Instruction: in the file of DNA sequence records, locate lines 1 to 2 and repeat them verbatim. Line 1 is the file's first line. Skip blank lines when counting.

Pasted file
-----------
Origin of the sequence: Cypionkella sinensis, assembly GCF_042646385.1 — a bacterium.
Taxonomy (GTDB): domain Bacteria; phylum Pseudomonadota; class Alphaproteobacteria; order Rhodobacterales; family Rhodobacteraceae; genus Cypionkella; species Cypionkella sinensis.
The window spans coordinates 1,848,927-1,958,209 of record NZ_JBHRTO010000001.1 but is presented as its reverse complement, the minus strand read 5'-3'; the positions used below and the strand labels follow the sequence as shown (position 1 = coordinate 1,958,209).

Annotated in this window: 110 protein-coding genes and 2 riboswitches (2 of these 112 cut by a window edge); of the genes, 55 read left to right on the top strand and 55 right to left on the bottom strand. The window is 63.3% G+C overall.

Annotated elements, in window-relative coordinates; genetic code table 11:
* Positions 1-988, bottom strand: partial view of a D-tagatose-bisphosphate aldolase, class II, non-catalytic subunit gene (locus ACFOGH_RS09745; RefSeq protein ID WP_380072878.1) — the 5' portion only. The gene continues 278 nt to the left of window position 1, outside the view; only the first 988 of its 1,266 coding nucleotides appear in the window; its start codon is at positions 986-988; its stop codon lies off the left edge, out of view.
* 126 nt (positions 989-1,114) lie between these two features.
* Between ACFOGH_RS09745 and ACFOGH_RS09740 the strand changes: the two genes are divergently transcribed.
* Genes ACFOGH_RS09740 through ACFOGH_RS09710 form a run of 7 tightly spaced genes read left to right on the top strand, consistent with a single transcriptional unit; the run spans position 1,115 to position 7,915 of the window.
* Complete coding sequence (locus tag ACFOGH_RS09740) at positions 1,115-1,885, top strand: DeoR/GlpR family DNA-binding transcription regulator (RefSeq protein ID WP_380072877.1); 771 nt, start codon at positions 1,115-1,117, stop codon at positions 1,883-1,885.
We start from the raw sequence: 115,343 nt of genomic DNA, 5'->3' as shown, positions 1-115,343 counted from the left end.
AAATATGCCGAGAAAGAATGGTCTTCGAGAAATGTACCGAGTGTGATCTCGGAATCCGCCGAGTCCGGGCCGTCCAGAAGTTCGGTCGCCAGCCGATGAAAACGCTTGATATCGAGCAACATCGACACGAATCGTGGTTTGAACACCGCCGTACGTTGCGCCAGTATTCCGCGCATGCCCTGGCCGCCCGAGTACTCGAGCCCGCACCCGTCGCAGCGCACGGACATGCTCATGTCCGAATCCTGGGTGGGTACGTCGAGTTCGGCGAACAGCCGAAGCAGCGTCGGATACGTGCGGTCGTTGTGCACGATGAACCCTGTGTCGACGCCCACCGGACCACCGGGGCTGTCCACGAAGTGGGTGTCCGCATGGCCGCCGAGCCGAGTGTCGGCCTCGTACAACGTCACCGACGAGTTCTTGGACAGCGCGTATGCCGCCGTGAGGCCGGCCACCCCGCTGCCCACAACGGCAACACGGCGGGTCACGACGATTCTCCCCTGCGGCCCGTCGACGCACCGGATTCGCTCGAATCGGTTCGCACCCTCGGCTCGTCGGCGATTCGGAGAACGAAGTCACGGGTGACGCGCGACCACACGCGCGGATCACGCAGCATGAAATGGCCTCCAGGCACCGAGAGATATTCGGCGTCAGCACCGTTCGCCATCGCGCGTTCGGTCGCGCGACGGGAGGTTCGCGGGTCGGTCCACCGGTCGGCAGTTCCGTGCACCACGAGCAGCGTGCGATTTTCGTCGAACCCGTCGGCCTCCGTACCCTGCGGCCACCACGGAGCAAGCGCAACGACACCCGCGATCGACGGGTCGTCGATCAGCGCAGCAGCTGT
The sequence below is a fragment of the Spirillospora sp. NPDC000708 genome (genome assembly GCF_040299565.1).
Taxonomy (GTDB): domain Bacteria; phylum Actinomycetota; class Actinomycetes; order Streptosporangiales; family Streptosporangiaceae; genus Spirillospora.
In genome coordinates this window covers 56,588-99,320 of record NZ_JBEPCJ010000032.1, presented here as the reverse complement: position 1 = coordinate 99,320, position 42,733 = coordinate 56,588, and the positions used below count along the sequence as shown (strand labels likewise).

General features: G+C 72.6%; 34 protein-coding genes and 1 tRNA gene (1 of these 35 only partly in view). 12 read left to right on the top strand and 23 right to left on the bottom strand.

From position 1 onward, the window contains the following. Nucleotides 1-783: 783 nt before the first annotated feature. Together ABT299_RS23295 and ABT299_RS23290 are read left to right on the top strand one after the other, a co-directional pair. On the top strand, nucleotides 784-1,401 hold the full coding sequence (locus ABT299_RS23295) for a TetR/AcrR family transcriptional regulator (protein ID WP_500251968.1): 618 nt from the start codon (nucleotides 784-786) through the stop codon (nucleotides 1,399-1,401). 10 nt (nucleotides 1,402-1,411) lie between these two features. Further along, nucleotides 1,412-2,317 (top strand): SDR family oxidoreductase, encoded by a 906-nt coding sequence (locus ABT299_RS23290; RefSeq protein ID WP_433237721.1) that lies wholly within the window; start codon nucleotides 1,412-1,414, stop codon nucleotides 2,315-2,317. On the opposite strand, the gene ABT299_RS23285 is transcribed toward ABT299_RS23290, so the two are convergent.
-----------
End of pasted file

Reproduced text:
Origin of the sequence: Cypionkella sinensis, assembly GCF_042646385.1 — a bacterium.
Taxonomy (GTDB): domain Bacteria; phylum Pseudomonadota; class Alphaproteobacteria; order Rhodobacterales; family Rhodobacteraceae; genus Cypionkella; species Cypionkella sinensis.